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The man held responsible for the brutal incident that killed Emergency Medical Technician Yadira Arroyo six years ago was convicted of first-degree murder Wednesday following a nearly monthlong jury trial.
Jose Gonzalez was accused of having carjacked Arroyo’s ambulance on March 16, 2017 in the Bronx and twice running her over and killing the 44-year-old mother of five. Gonzalez, 31, is scheduled to be sentenced on April 5. He faces the possibility of life in prison.
Gonzalez, diagnosed as schizophrenic, had been found fit to stand trial only in September following protracted challenges and counter-challenges by defense lawyers and prosecutors from Bronx District Attorney Darcel Clark’s office.
“The road to justice for Yadi was tortuous; this case was delayed because of numerous hearings regarding the defendant’s fitness to stand trial, but her family and FDNY colleagues were patient and steadfast from the beginning until today’s verdict,” Clark said in a statement.
Prosecutors said that Gonzalez, who lived in the Bronx’s Fordham Heights neighborhood, had been joy-riding on the back of Arroyo’s rig while it traveled through the Soundview neighborhood and jumped off near the intersection of Watson Avenue and White Plains Road.
Flagged by a passerby whose backpack Gonzalez tried to steal, Arroyo and her partner, Monique Williams, intervened and Arroyo, a 14-year EMT, and Gonzalez struggled briefly before the then-25-year-old man jumped into the ambulance and twice ran over Arroyo, killing her, before jumping a curb and hitting a parked car. He was apprehended by a passing MTA police officer with the help of passerby.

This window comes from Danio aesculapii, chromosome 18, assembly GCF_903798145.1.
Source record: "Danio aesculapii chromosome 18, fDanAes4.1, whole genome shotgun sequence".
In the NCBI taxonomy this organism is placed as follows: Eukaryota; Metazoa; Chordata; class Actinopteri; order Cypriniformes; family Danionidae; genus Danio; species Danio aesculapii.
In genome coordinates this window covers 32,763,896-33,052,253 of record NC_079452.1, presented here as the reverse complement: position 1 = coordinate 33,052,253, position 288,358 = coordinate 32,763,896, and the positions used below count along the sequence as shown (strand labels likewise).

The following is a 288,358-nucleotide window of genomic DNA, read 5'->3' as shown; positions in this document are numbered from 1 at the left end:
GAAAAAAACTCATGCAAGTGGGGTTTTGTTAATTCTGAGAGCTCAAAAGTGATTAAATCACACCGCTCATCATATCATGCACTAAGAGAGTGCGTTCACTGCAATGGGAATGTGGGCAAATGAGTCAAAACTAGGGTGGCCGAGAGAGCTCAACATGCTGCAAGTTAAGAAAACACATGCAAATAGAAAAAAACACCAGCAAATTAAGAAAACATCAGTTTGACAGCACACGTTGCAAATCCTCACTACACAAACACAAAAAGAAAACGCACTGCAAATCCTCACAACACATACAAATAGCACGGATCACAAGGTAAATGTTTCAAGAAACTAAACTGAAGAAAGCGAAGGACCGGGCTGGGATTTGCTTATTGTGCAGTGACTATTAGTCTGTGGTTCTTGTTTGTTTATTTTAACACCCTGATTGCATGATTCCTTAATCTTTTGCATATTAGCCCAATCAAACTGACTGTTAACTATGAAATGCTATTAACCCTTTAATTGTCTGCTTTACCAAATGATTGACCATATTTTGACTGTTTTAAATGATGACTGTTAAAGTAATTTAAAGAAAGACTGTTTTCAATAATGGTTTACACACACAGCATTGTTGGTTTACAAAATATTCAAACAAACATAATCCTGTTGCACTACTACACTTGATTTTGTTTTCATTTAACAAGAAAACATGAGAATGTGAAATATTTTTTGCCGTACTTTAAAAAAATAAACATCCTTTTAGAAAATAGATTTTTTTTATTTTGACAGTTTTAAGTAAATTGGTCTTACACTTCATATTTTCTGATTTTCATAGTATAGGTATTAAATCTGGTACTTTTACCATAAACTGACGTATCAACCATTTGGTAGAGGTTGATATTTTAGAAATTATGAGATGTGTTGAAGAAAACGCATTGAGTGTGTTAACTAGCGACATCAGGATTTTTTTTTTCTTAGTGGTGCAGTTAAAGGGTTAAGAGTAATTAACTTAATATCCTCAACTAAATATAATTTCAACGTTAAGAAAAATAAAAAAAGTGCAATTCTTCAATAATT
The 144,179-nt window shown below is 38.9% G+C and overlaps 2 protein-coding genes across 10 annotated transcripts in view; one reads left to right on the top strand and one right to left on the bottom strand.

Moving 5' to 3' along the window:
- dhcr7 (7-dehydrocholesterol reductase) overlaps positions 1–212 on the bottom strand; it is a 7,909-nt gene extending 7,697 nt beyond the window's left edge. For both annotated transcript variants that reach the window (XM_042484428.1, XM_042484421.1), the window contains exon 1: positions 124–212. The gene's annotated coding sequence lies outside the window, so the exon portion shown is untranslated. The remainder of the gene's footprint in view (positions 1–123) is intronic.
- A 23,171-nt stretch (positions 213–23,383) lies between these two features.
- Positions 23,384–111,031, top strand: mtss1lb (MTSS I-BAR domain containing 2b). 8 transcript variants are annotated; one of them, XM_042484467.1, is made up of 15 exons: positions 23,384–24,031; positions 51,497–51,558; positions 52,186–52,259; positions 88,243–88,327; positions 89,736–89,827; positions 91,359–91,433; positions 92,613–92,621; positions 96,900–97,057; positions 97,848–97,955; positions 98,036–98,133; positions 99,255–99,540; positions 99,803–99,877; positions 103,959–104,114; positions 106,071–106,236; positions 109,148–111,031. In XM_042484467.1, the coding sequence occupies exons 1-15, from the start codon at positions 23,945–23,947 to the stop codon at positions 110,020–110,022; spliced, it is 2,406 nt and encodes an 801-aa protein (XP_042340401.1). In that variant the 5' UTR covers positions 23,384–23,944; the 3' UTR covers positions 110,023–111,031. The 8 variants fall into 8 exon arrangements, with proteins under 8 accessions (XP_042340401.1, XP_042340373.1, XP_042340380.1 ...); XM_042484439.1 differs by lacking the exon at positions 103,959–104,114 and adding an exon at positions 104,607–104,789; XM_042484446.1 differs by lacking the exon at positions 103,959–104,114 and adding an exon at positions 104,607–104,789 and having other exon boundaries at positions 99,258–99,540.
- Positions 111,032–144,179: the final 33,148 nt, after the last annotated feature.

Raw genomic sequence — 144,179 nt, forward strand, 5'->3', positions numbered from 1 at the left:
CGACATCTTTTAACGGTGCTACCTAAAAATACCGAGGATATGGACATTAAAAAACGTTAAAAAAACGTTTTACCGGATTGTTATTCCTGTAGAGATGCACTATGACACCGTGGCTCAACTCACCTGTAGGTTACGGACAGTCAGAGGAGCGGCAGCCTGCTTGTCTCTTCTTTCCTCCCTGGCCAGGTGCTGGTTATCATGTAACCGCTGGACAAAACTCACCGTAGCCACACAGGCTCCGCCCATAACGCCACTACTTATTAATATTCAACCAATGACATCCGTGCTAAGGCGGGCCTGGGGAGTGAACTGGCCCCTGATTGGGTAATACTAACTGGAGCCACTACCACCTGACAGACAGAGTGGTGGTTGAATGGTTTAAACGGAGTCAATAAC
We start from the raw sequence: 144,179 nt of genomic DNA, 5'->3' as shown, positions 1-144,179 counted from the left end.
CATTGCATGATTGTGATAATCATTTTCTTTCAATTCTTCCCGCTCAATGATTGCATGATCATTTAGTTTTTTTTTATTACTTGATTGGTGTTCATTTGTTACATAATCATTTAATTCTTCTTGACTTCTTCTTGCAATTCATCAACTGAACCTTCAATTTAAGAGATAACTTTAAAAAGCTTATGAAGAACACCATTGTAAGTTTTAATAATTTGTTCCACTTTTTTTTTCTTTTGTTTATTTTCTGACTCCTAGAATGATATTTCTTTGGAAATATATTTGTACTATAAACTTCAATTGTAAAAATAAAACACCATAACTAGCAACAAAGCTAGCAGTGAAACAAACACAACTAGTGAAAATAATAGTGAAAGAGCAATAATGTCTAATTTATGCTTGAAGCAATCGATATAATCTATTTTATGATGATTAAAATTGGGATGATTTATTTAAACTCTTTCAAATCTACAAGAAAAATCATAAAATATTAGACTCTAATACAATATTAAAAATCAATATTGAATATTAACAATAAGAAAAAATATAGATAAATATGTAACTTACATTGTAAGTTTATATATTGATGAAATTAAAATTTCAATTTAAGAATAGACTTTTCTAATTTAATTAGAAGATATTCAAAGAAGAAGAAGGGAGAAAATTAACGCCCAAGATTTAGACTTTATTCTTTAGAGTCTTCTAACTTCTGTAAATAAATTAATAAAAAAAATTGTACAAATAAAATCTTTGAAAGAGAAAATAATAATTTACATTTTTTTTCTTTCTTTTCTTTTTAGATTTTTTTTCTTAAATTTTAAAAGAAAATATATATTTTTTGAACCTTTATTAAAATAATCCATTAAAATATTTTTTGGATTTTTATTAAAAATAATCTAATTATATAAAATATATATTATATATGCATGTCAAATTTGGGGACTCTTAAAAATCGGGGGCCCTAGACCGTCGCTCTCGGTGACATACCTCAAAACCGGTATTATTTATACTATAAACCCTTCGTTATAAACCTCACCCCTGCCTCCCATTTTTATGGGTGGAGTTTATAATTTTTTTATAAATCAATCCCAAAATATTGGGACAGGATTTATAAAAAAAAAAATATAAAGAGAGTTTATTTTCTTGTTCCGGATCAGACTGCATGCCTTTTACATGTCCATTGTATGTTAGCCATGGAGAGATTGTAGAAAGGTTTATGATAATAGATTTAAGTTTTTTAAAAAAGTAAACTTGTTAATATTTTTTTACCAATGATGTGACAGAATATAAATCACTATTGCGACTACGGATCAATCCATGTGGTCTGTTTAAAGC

Gonzalez later tested positive for PCP and marijuana. At the time of the incident, he was said to be living in a homeless shelter and had accumulated 31 arrests, including for robbery.
“This case has dragged on for nearly six long years, but finally we can breathe knowing that justice for our EMT sister, Yadira Arroyo, has been served,” Oren Barzilay, the president of FDNY EMS Local 2507, which represents EMTs and paramedics. “The outcry of support and love for her family has been massive and at last, they can rest.”
The legal process has been marked by dueling testimony from psychiatrists, Gonzalez’s bid to serve as part of his own defense, as well as his erratic behavior. In 2019, a court hearing ended abruptly after Gonzalez became enraged when his attorney suggested he plead guilty.
“I thank the witnesses, who saw Yadi in her final moments, for their testimonies during the trial. Yadi lives on in the legacy of her children, and in the countless New Yorkers she assisted in their time of need,” Clark said.
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